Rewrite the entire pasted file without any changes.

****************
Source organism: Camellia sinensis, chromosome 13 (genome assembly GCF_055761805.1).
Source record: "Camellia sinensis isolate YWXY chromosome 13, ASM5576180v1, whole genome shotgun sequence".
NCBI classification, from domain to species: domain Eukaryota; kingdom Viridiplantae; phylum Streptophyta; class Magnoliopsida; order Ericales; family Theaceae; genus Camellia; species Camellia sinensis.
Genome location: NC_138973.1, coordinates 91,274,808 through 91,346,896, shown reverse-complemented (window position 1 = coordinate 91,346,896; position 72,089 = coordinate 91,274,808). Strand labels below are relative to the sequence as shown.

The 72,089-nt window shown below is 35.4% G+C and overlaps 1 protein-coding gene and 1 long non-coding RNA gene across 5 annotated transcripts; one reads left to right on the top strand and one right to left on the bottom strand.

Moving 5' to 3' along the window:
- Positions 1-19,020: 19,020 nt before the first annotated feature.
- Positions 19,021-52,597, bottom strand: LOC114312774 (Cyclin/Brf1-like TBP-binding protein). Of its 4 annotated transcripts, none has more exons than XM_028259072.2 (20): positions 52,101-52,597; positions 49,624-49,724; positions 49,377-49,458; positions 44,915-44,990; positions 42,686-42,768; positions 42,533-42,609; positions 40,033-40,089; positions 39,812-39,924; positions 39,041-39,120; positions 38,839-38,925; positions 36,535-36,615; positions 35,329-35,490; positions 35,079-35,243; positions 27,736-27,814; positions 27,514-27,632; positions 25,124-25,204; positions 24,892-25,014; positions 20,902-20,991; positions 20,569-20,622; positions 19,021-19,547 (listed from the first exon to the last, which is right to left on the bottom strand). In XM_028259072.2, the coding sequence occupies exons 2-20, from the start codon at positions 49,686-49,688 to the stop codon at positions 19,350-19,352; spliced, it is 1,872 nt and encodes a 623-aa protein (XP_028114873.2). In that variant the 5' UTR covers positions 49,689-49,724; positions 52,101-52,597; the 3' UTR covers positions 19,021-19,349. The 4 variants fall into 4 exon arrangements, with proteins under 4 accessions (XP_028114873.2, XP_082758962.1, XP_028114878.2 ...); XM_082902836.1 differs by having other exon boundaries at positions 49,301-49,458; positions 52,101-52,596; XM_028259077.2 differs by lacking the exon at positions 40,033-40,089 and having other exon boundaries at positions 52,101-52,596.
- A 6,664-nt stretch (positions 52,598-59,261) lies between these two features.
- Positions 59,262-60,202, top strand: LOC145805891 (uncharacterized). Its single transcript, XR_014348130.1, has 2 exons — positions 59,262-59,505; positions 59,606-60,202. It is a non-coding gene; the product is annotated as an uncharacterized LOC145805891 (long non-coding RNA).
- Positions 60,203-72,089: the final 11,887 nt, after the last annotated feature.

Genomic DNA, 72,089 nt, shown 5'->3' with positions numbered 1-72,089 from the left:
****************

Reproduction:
Source organism: Camellia sinensis, chromosome 13 (genome assembly GCF_055761805.1).
Source record: "Camellia sinensis isolate YWXY chromosome 13, ASM5576180v1, whole genome shotgun sequence".
NCBI classification, from domain to species: domain Eukaryota; kingdom Viridiplantae; phylum Streptophyta; class Magnoliopsida; order Ericales; family Theaceae; genus Camellia; species Camellia sinensis.
Genome location: NC_138973.1, coordinates 91,274,808 through 91,346,896, shown reverse-complemented (window position 1 = coordinate 91,346,896; position 72,089 = coordinate 91,274,808). Strand labels below are relative to the sequence as shown.

The 72,089-nt window shown below is 35.4% G+C and overlaps 1 protein-coding gene and 1 long non-coding RNA gene across 5 annotated transcripts; one reads left to right on the top strand and one right to left on the bottom strand.

Moving 5' to 3' along the window:
- Positions 1-19,020: 19,020 nt before the first annotated feature.
- Positions 19,021-52,597, bottom strand: LOC114312774 (Cyclin/Brf1-like TBP-binding protein). Of its 4 annotated transcripts, none has more exons than XM_028259072.2 (20): positions 52,101-52,597; positions 49,624-49,724; positions 49,377-49,458; positions 44,915-44,990; positions 42,686-42,768; positions 42,533-42,609; positions 40,033-40,089; positions 39,812-39,924; positions 39,041-39,120; positions 38,839-38,925; positions 36,535-36,615; positions 35,329-35,490; positions 35,079-35,243; positions 27,736-27,814; positions 27,514-27,632; positions 25,124-25,204; positions 24,892-25,014; positions 20,902-20,991; positions 20,569-20,622; positions 19,021-19,547 (listed from the first exon to the last, which is right to left on the bottom strand). In XM_028259072.2, the coding sequence occupies exons 2-20, from the start codon at positions 49,686-49,688 to the stop codon at positions 19,350-19,352; spliced, it is 1,872 nt and encodes a 623-aa protein (XP_028114873.2). In that variant the 5' UTR covers positions 49,689-49,724; positions 52,101-52,597; the 3' UTR covers positions 19,021-19,349. The 4 variants fall into 4 exon arrangements, with proteins under 4 accessions (XP_028114873.2, XP_082758962.1, XP_028114878.2 ...); XM_082902836.1 differs by having other exon boundaries at positions 49,301-49,458; positions 52,101-52,596; XM_028259077.2 differs by lacking the exon at positions 40,033-40,089 and having other exon boundaries at positions 52,101-52,596.
- A 6,664-nt stretch (positions 52,598-59,261) lies between these two features.
- Positions 59,262-60,202, top strand: LOC145805891 (uncharacterized). Its single transcript, XR_014348130.1, has 2 exons — positions 59,262-59,505; positions 59,606-60,202. It is a non-coding gene; the product is annotated as an uncharacterized LOC145805891 (long non-coding RNA).
- Positions 60,203-72,089: the final 11,887 nt, after the last annotated feature.

Genomic DNA, 72,089 nt, shown 5'->3' with positions numbered 1-72,089 from the left: